I went to Carnival in the Bolivian city of Oruro expecting to be blown away by tens of thousands of dancers and musicians, towering devil masks and llama sacrifices in the mines. I was. But even more striking was the pervasive small-scale ritual of “ch’alla,” the offering of libations to the earth goddess Pachamama taking place in the streets and fields during Carnival.
After viewing the massive Carnival processions in Oruro, I traveled to Bolivia’s main city, La Paz, last week. There, I saw small groups of Bolivians from all walks of life gathered on street corners. Each group defined a ritual space on the sidewalk with colorful paper streamers and flower petals. The people set off firecrackers in the center of the improvised altar, and then stood around or sat on chairs drinking beer from cases they brought with them. Before each quaff, they poured a little beer onto the ground, or onto the wheels of a car that was decorated with ribbons, balloons and flowers. By making the offerings to Pachamama, they hoped to be blessed with luck, safety and abundance.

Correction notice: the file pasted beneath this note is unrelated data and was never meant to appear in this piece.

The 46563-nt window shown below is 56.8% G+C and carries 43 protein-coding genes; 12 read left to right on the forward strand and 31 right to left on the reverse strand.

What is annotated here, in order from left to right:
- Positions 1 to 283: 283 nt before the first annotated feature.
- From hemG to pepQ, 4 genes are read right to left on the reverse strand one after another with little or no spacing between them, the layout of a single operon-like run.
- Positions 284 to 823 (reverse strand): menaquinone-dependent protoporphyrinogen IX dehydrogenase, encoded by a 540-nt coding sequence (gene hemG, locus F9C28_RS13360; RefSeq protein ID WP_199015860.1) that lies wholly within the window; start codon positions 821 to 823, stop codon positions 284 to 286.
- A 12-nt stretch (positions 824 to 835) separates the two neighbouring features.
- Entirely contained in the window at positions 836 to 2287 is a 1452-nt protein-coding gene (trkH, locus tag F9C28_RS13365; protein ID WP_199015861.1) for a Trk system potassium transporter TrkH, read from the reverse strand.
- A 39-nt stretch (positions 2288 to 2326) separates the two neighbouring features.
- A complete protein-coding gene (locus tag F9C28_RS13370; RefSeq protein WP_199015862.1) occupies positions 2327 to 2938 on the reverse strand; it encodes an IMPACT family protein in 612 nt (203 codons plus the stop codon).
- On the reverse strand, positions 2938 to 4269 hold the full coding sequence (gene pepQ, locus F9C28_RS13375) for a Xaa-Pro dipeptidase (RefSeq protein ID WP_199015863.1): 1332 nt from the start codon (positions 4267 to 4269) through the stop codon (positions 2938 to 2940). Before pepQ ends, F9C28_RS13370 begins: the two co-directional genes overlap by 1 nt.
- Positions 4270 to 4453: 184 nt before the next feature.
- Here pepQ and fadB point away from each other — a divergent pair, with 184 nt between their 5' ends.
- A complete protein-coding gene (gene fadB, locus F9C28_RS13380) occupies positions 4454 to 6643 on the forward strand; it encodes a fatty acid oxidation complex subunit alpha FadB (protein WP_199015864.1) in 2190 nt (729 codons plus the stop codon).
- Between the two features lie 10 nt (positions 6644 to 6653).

Driving through the Andes, I saw Bolivians on streets, in the fields, and in the patios of their houses, getting together for ch’alla rituals, making offerings to the Pachamama and blessing their cars. Apparently Bolivians do ch’alla often when they drink — spilling or flicking alcohol onto the ground — but the practice becomes a full-blown ceremony on special days, such as at the end of Carnival, just before Lent begins.
What intrigued me was that many of the people I saw doing the ritual appeared to be of mixed European and indigenous descent and were dressed in so-called Western clothes, instead of the typical garb of Aymara or Quechua Indians. Pre-Columbian spiritual practices are part of everyday life in Bolivia and I was fascinated with how intermingled they are with Catholicism. In a drive to improve rights for indigenous people, President Evo Morales, an Aymara Indian, included guarantees of freedom of religion in a new constitution. The previous constitution explicitly recognized and supported the Roman Catholic Church.